For anyone in business, your email is your lifeline.
In it lies important documents, passwords, credit card numbers, private conversations between team members, and so much more.
If all of this gets into the wrong hands, it can bring utter chaos to your organization.
Yet whether you use Gmail, Yahoo!, Outlook, or others--no email platform is fully protected from security breaches and since studies estimate that 47 percent of adults will get hacked in their lifetime, it is important you stay one step ahead of the game by protecting your account.
Related Article: How to Use a Password Manager to Keep Your Accounts Secure
Here are some tips to help:
Secure Your Accounts
As we previously stated, leaving your email account as is keeps it vulnerable. Fortunately however, there are a few different tools you can use to ensure hackers are unable to do damage. The Detective scans your account for sensitive information such as passwords, credit card numbers, social security numbers and more. Using innovative technology, they see all of the information you leave vulnerable and warn you to delete sensitive emails. This way, the information is removed and privacy breaches are instantly prevented.
In addition, Enlocked is another great plugin which secures all emails you send on your browser, smartphone, and virtually anywhere else. While many secure email platforms exist with the tool’s security features, what makes Enlocked unique is the fact that you can use it on your pre-existing email account and download it in seconds.
This way, you don’t have to go through the inconvenience of changing your email platform, making it easier and more worthwhile to stay protected.
Create a Super Complicated Password
This one might seem obvious - if you create a complicated nonsense password, how are hackers ever going to guess it? But somehow, I bet you’re still using the same simple password to not only access your email, but to access all your online accounts. If it’s not your birthday, then it’s your daughter’s middle name.
This means that once hackers have discovered the password for one account, like your Facebook for example, they’ve discovered the password to all your accounts. Suddenly, cyber criminals and identity thieves have gained access to every private, personal, and classified piece of information about you. After all, 55 percent of Internet users use the same password for all their online accounts, and 26 percent use easy to remember passwords like birthdays and anniversaries.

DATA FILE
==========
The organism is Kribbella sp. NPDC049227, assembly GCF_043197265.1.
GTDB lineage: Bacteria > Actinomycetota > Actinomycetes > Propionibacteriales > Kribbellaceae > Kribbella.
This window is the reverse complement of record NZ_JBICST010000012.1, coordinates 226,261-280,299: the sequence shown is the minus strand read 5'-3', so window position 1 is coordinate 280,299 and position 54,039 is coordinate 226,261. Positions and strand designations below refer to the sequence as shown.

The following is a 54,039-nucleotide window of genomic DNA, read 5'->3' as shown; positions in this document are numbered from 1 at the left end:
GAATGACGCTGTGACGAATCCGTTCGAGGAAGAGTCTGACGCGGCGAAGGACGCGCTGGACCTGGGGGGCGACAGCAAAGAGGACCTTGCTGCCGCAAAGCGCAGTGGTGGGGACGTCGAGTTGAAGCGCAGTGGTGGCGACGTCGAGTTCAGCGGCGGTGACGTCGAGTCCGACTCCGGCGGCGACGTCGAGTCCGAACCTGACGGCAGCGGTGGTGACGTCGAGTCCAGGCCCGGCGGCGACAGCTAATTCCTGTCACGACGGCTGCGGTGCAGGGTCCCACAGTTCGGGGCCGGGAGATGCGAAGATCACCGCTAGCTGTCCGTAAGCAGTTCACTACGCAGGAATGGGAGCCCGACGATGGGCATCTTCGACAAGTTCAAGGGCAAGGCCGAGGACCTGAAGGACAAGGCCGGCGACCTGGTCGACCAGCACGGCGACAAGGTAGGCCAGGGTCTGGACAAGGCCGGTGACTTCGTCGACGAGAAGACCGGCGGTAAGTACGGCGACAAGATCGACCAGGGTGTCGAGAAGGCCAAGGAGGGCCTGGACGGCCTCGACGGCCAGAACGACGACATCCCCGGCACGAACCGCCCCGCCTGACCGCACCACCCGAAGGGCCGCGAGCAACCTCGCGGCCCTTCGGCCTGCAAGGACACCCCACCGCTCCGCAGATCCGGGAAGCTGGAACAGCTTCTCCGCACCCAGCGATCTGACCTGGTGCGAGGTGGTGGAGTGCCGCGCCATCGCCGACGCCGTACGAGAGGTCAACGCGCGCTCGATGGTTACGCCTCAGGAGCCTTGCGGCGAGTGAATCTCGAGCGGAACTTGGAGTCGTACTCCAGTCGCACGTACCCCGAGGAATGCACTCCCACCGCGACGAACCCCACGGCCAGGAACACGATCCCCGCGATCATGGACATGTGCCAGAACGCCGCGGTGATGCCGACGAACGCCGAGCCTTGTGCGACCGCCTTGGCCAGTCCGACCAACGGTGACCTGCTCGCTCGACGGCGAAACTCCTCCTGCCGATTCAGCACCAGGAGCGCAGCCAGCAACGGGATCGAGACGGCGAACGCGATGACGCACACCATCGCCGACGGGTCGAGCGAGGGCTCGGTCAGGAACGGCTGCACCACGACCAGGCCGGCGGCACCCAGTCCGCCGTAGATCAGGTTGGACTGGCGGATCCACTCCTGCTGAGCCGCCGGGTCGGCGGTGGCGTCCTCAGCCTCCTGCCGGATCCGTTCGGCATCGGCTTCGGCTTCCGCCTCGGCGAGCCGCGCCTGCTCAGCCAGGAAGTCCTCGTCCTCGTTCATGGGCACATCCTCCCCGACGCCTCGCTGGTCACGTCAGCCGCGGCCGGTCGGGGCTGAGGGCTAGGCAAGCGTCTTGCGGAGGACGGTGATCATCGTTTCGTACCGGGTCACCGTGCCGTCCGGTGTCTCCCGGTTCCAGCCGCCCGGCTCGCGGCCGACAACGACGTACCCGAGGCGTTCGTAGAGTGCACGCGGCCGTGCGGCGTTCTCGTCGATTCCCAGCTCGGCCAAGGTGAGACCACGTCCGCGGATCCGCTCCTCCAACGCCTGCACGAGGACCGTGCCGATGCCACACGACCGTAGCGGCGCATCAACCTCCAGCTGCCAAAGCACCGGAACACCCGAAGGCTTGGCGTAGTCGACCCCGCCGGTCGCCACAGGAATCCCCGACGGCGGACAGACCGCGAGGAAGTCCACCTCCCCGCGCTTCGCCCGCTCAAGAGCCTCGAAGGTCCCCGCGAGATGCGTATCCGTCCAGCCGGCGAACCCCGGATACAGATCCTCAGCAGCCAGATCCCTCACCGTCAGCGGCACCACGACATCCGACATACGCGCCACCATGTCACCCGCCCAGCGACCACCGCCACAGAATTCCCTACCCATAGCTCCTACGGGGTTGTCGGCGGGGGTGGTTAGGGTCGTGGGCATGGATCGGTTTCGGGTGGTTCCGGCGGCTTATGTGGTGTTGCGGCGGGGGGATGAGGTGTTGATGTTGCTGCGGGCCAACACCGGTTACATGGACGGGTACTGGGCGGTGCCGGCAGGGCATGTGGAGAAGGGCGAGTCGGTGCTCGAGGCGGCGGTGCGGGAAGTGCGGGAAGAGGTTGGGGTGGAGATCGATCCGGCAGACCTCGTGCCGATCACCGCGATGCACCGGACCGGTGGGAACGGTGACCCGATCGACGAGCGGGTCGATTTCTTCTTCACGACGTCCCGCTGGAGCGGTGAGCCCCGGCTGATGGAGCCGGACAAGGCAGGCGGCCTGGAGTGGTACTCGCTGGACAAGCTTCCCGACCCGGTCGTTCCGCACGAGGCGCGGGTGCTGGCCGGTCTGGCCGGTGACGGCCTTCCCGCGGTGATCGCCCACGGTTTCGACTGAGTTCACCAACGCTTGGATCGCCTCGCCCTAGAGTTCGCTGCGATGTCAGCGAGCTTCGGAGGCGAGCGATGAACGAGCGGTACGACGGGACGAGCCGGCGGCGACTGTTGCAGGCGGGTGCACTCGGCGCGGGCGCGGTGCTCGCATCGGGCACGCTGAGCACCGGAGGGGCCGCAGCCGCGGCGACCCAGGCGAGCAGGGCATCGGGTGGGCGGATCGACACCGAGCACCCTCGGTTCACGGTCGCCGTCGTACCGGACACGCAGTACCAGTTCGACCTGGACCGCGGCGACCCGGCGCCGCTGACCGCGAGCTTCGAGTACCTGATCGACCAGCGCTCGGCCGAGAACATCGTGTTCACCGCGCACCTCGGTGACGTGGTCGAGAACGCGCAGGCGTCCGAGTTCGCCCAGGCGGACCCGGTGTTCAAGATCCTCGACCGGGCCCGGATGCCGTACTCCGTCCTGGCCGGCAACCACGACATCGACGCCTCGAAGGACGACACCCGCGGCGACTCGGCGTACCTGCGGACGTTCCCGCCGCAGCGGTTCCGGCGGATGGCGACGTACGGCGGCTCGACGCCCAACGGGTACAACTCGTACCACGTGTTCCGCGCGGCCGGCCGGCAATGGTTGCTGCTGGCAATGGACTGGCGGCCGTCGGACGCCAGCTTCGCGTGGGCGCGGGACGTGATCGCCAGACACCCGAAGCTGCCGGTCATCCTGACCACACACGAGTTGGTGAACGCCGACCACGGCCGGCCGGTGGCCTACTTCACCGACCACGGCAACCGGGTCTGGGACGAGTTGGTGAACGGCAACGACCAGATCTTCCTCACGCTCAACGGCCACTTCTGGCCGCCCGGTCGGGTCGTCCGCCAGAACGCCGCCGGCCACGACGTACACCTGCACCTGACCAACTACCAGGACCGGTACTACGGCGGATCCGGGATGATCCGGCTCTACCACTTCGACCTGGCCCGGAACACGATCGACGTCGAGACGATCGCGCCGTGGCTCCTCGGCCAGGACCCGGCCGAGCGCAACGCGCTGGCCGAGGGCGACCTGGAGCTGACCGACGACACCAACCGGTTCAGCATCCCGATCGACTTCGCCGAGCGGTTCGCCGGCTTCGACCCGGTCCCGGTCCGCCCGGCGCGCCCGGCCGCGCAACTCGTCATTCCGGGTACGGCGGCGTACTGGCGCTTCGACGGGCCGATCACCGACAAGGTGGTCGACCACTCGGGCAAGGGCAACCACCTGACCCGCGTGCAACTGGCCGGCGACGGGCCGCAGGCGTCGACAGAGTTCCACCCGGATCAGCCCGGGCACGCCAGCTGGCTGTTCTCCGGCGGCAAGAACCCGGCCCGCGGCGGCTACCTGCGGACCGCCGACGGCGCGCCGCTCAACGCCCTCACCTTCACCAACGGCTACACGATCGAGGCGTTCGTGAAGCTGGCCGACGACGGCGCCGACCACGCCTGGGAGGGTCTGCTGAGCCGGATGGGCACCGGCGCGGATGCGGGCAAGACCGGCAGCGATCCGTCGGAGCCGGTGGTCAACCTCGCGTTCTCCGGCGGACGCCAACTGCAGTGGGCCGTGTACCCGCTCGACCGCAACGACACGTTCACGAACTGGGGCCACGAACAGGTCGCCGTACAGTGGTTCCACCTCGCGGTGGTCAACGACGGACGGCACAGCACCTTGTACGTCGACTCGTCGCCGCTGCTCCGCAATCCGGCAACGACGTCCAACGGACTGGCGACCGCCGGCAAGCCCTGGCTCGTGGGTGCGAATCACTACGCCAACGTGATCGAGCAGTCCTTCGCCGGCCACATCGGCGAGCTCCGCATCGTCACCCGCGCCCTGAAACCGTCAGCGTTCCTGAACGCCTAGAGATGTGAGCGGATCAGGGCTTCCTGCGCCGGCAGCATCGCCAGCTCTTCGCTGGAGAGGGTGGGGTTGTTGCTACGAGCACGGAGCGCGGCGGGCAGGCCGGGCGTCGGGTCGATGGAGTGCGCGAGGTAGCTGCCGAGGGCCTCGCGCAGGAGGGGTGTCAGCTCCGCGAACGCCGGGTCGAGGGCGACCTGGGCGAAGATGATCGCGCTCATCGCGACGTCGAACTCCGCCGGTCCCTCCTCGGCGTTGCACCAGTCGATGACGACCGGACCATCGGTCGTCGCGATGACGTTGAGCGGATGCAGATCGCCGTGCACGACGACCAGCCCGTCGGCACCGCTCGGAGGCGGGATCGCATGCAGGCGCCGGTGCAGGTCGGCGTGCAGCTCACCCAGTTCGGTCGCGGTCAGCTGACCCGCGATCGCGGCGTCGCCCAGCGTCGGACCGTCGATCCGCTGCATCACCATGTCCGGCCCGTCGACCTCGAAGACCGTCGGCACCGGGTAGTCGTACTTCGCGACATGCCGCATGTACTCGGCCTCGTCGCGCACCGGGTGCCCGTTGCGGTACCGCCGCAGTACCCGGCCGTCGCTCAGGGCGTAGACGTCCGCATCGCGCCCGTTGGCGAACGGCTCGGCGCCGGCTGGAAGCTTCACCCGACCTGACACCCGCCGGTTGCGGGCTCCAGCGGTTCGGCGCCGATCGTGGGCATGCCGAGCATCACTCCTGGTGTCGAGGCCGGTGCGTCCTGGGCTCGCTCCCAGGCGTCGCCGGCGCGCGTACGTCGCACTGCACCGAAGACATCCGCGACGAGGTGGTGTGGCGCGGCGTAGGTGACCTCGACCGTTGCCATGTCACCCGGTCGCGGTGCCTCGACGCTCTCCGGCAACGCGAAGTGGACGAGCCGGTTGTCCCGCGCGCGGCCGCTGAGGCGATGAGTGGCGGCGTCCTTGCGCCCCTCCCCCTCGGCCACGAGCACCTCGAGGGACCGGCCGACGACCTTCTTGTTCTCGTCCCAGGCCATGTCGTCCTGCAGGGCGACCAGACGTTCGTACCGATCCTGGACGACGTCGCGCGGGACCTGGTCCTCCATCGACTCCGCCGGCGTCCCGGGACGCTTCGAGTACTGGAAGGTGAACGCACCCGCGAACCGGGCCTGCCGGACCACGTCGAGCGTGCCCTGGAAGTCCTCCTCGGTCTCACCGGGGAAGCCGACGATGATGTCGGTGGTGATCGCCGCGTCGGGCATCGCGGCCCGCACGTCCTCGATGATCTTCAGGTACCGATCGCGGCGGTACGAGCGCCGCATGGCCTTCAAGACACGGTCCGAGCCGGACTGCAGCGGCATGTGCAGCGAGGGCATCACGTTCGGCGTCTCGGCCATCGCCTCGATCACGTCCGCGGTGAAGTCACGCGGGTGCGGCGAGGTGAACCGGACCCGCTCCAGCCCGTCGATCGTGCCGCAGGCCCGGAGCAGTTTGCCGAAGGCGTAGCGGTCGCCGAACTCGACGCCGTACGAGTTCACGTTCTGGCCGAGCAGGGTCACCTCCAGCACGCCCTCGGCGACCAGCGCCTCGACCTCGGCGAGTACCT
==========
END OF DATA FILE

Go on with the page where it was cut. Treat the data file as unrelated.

Instead, add uppercase and lowercase letters, numbers, and symbols into your password and don’t use any actual words, especially names. Try creating an acronym for an easy to remember piece of information. For example, if your daughter’s birthday is January 12, 2002 a password could be “Mdbi1/Jan,2.” Or, if your favorite sport is tennis, something like “ILuv2Pl@yt3nn!S” is perfect.
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From Microsoft to Gmail and many others, two-step verification is becoming an increasingly popular method for hack proofing your email as well as other important accounts such as Slack and PayPal. Though this method can be inconvenient, it certainly strengthens your email’s level of protection as it requires you to utilize both a password and a security code in order to access your email.
It works as follows: You sign in using the password you created. Then, you receive a text message containing various codes to plug in to gain full access to your email. Since you are required to have the correct combination of password, code, and phone number connected to the account, the likelihood of hackers being able to breach your email becomes far less substantial.
Adopt Healthy Internet Habits
In addition to employing these preventative measures, it’s important to get rid of some not-so-great Internet habits, no matter how hard it might be. If, for example, you’re sitting in a cafe, ready to churn out some work, think twice before accessing their public WiFi. And, at the very least, don’t open your email accounts or any other precious accounts at that time.
Areas like this that offer public WiFi (coffee shops, airports, hotels…) are a hacker’s goldmine and logging on is almost like you’re begging to be hacked. This is because public WiFi hotspots don’t encrypt the data and information that travels from your device to the web destination, meaning hackers can easily intercept that unencrypted data.
Second, don’t open suspicious emails and especially don’t click on suspicious links, even if you think you know who the sender is. Every day, hackers are getting more sophisticated and succeed in duping even the most tech savvy Internet users. If something doesn’t look right, trust your instinct and delete the email. In fact, it’s better to mark it as spam so your email learns to trash similar emails that might come in the future.
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For many businesses, having your email account hacked is quite literally the worst case scenario. Most disturbingly, nobody is completely safe from this fate, apparently not even the CIA. So do yourself, your colleagues, and all of your contacts a favor by taking proper precautions and educating yourself of the methods you should be using to prevent security breaches. This way, your private information remains limited to those you trust and you can rest assured that you won’t be among the many companies that experienced the awful consequences of being hacked this year.